Conference Paper

Homomorphisms of Multisource Trees into Networks with Applications to Metabolic Pathways

Georgia State Univ., Atlanta
DOI: 10.1109/BIBE.2007.4375587 Conference: Bioinformatics and Bioengineering, 2007. BIBE 2007. Proceedings of the 7th IEEE International Conference on
Source: IEEE Xplore


Network mapping is a convenient tool for comparing and exploring biological networks; it can be used for predicting unknown pathways, fast and meaningful searching of databases, and potentially establishing evolutionary relations. Unfortunately, existing tools for mapping paths into general networks (PathBlast) or trees into tree networks allowing gaps (MetaPathwayHunter) cannot handle large query pathways or complex networks. In this paper we consider homomorphisms, i.e., mappings allowing to map different enzymes from the query pathway into the same enzyme from the networks. Homomorphisms are more general than homeomorphism (allowing gaps) and easier to handle algorithmically. Our dynamic programming algorithm efficiently finds the minimum cost homomorphism from a multisource tree to directed acyclic graphs as well as general networks. We have performed pairwise mapping of all pathways for four organisms (E. coli, S. cerevisiae, B. subtilis and T. thermophilus species) and found a reasonably large set of statistically significant pathway similarities. Further analysis of our mappings identifies conserved pathways across examined species and indicates potential pathway holes in existing pathway descriptions.

Download full-text


Available from: A. Zelikovsky
  • Source
    • "Their graph matching allows to delete disassociated vertices or induced subnetwork in query network and then aligns its remainder to target network by subgraph isomorphism. Papers [6] [7] consider network alignment of metabolic pathways without vertex deletion. A polynomial-time algorithm for mapping tree pattern into an arbitrary text is proposed. "
    [Show abstract] [Hide abstract]
    ABSTRACT: Abstract Network alignments,are extensively used for compar- ing, exploring, and predicting biological networks. Exist- ing alignment tools are mostly based on isomorphic and homeomorphic,embedding,and require solving a problem that is NP-complete even when searching a match for a tree in acyclic networks. On the other hand, if the mapping of different nodes from the query network (pattern) into the same node from the text network is allowed, then trees can be optimally mapped,into arbitrary networks in polynomial time. In this paper we present the first polynomial-time algo- rithm for finding the best matching pair consisting of a sub- tree in a given tree pattern and a subgraph,in a given text (represented by an arbitrary network) when both insertions and deletions of degree-2 vertices are allowed on any path. Our dynamic programming,algorithm is an order of magni- tude faster than the previous network alignment algorithm when deletions are forbidden. The algorithm has been also generalized to pattern networks with cycles: with a modest increase in runtime it can handle patterns with the limited vertex feedback set. We have applied our algorithm to matching,metabolic pathways of four organisms (E. coli, S. cerevisiae, B. sub- tilis and T. thermophilus species) and found a reasonably large set of statistically significant alignments. We show advantages,of allowing pattern vertex deletions and give an example validating biological relevance of the pathway alignment.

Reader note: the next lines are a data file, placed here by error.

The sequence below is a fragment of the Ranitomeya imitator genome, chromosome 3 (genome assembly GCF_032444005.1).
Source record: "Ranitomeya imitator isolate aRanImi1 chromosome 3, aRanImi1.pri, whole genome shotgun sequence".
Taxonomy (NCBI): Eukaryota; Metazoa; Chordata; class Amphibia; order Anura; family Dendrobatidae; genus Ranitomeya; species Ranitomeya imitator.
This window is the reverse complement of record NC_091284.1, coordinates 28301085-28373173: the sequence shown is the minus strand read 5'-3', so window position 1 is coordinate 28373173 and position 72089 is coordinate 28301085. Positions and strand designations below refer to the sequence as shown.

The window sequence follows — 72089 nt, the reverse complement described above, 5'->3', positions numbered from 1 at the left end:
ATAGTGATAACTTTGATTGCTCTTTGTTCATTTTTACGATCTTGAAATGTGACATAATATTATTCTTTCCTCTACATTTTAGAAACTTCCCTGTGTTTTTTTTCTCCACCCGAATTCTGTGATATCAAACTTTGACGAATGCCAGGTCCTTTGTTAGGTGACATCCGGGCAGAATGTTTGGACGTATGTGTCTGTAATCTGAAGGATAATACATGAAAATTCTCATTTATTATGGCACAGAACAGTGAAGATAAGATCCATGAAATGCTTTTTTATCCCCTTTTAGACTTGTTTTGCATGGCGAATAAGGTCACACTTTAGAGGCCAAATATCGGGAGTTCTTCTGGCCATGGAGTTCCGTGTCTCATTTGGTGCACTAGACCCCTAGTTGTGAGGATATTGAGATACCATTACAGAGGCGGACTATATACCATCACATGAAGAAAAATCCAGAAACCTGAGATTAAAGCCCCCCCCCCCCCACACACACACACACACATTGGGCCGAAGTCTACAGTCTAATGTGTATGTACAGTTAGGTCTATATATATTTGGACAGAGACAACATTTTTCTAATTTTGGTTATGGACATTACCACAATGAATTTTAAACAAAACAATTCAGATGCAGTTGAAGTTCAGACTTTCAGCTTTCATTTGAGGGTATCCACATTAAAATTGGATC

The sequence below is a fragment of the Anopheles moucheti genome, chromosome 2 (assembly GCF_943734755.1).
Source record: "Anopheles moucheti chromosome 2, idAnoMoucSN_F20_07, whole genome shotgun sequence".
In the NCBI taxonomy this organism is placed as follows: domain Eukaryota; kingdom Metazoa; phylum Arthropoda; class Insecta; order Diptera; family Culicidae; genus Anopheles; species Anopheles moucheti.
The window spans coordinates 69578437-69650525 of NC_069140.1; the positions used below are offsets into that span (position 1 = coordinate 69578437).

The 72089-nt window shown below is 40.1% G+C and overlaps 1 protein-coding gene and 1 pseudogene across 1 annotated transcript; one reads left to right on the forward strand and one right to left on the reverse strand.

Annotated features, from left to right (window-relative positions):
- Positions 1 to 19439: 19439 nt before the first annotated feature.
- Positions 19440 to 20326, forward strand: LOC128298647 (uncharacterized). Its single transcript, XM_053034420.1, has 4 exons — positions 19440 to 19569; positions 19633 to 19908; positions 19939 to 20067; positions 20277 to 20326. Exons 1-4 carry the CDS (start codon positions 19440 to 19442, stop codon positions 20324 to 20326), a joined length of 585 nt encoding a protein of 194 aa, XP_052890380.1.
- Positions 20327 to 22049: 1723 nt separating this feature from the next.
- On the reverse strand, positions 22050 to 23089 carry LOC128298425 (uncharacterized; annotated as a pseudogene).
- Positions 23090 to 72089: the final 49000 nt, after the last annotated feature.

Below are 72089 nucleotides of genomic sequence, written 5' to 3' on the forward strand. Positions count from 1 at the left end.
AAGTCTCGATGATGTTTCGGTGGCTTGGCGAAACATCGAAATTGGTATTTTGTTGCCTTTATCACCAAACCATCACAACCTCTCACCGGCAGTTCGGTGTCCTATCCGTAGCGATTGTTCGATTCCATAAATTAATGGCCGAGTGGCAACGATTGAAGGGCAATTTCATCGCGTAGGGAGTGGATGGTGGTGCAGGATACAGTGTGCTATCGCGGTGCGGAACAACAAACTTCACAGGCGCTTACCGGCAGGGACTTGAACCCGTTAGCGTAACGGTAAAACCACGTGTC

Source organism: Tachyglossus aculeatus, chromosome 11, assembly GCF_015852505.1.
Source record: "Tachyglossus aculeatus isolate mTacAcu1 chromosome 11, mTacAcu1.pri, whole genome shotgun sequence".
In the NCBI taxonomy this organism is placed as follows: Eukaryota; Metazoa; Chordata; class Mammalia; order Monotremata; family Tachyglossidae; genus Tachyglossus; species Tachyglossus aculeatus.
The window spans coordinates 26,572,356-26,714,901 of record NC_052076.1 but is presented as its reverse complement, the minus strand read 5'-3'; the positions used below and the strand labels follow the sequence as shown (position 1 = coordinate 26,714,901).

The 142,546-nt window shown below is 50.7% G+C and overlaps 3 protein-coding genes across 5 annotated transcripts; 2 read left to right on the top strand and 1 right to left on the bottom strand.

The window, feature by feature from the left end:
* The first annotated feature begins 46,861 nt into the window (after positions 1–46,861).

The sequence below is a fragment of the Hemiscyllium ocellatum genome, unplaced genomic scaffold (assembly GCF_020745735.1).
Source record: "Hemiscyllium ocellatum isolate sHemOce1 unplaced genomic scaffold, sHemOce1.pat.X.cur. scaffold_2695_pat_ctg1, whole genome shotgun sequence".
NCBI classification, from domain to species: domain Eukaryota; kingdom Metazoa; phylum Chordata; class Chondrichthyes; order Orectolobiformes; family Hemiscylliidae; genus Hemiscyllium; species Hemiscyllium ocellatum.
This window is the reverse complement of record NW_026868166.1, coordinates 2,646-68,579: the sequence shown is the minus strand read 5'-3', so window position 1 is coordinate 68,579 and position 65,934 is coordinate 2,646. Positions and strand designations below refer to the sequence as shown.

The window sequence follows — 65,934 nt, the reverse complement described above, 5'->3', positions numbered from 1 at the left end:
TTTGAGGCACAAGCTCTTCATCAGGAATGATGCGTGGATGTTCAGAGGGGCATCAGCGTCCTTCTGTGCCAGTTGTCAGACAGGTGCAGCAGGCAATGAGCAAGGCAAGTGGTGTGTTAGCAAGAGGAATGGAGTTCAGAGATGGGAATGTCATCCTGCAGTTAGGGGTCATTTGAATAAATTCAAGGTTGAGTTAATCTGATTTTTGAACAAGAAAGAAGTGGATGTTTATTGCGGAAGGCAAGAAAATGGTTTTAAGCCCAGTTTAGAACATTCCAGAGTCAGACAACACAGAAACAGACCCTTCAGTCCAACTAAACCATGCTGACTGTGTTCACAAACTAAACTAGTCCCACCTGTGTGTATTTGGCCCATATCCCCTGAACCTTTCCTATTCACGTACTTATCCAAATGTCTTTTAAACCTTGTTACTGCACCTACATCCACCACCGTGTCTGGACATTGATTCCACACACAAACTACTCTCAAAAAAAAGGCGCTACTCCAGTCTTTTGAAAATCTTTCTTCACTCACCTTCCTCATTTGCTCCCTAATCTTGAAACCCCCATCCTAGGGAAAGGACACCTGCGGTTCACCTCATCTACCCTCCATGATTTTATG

Full-text · Conference Paper · Jan 2008
  • Source
    [Show abstract] [Hide abstract]
    ABSTRACT: The network-mapping tool integrated with protein database search can be used for filling pathway holes. A metabolic pathway under consideration (pattern) is mapped into a known metabolic pathway (text), to find pathway holes. Enzymes that do not show up in the pattern may be a hole in the pattern pathway or an indication of alternative pattern pathway. We present a data-mining framework for filling holes in the pattern metabolic pathway based on protein function, prosite scan and protein sequence homology. Using this framework we suggest several fillings found with the same EC notation, with group neighbors (enzymes with same EC number in first three positions, different in the fourth position), and instances where the function of an enzyme has been taken up by the left or right neighboring enzyme in the pathway. The percentile scores are better when closely related organisms are mapped as compared to mapping distantly related organisms.
    Preview · Article ·
  • Source
    [Show abstract] [Hide abstract]
    ABSTRACT: Network mappings has been commonly applied on it to detect con- served subnetworks across species in biological network. Our previous work fo- cused on finding best mapping of pattern graph to text graph in which vertices in the image of pattern graph are allowed to be deleted (1),(2). Arising from the requirement of allowing deleting pattern vertices in mapping, we reformulate the graph comparison problem to be the one of a homo-home morphism mapping among arbitrary graphs and further analyze and compare our work with previous ones.
    Full-text · Article ·
Show more

We use cookies to give you the best possible experience on ResearchGate. Read our cookies policy to learn more.